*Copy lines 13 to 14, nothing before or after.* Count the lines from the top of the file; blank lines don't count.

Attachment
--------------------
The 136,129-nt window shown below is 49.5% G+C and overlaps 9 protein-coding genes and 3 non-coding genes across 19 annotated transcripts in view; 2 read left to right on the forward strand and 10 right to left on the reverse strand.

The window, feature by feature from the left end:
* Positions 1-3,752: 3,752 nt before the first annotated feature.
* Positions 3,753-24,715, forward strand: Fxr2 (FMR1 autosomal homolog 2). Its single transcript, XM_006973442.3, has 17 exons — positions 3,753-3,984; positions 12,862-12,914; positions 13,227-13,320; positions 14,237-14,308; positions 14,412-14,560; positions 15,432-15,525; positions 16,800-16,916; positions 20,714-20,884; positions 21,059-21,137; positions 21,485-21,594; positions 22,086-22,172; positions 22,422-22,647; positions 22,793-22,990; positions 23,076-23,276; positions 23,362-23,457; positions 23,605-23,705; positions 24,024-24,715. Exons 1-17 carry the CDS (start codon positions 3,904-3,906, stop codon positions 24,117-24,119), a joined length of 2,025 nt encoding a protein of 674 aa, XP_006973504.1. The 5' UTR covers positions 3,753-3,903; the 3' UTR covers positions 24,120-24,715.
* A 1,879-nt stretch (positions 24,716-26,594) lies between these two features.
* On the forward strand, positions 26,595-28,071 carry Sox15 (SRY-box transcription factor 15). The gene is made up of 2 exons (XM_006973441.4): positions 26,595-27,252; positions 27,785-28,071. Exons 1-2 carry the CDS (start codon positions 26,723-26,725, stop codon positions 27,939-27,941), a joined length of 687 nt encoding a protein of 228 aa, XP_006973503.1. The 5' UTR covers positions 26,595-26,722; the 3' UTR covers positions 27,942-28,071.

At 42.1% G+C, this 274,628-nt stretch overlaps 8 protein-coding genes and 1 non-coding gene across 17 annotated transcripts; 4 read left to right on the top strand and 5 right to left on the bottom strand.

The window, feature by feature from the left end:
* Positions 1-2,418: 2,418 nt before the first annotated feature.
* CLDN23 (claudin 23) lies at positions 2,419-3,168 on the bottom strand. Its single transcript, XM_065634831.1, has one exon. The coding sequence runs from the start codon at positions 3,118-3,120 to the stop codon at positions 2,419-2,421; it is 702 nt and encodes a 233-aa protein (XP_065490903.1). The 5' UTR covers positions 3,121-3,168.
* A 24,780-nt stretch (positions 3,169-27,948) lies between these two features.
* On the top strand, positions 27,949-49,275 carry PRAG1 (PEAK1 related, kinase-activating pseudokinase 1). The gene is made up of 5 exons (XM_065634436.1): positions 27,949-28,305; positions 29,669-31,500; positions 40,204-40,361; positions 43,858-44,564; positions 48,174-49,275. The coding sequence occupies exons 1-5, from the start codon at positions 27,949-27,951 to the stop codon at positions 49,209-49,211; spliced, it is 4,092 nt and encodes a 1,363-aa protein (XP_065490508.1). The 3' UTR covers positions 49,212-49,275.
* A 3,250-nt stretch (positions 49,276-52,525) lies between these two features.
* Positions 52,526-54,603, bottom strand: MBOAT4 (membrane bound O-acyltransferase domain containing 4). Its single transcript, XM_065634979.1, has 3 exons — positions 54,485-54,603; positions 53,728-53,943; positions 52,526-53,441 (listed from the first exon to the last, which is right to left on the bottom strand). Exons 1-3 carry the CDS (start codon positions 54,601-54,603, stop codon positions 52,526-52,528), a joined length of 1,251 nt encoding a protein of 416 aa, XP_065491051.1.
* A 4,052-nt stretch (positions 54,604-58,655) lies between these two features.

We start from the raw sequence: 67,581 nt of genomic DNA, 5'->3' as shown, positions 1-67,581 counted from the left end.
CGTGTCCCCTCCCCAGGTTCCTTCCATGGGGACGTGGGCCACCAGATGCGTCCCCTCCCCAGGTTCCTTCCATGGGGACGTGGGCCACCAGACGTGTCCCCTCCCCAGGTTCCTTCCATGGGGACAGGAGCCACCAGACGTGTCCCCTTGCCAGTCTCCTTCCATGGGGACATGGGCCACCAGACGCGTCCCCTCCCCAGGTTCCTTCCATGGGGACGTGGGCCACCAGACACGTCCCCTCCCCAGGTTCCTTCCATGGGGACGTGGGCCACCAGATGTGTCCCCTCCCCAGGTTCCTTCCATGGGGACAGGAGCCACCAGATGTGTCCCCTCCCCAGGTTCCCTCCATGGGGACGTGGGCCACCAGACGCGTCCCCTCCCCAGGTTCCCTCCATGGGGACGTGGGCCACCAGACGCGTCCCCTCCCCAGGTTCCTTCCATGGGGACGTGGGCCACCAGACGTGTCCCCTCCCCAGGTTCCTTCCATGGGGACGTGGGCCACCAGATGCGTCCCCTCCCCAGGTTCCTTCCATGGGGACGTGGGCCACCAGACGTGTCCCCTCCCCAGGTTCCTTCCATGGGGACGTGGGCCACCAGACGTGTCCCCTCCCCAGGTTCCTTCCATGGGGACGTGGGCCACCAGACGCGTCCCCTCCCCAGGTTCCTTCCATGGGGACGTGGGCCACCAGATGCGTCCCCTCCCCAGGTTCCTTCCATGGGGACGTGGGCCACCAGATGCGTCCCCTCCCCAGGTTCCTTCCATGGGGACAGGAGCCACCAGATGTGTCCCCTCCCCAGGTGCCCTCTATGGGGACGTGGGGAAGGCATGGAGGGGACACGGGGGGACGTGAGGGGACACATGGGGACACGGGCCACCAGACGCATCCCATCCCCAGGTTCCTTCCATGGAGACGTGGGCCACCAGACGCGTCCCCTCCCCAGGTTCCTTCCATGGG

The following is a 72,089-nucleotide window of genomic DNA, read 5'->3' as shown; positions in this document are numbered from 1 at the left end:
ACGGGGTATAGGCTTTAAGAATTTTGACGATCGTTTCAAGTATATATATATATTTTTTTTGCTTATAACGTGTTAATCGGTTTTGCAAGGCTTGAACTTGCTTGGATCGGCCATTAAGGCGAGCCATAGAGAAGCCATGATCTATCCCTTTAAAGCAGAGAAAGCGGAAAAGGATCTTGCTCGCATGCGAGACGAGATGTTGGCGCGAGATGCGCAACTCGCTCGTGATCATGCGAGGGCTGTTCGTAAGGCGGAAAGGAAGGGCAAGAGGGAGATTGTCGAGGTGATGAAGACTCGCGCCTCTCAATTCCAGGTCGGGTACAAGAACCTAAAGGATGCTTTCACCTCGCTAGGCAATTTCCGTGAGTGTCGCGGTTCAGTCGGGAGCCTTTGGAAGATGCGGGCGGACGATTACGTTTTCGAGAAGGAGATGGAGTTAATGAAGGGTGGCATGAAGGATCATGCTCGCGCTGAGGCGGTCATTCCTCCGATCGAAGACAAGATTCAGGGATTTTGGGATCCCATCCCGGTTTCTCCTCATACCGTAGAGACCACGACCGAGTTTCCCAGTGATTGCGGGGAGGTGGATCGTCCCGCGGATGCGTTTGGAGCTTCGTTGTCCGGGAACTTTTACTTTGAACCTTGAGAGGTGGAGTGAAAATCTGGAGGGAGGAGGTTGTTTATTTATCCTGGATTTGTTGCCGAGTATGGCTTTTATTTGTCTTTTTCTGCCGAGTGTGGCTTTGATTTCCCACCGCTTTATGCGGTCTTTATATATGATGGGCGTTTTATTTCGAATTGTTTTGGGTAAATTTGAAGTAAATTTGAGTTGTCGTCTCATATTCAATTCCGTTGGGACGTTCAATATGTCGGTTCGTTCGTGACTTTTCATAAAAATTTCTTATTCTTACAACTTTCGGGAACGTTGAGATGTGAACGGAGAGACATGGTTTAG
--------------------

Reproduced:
* A 3,250-nt stretch (positions 49,276-52,525) lies between these two features.
* Positions 52,526-54,603, bottom strand: MBOAT4 (membrane bound O-acyltransferase domain containing 4). Its single transcript, XM_065634979.1, has 3 exons — positions 54,485-54,603; positions 53,728-53,943; positions 52,526-53,441 (listed from the first exon to the last, which is right to left on the bottom strand). Exons 1-3 carry the CDS (start codon positions 54,601-54,603, stop codon positions 52,526-52,528), a joined length of 1,251 nt encoding a protein of 416 aa, XP_065491051.1.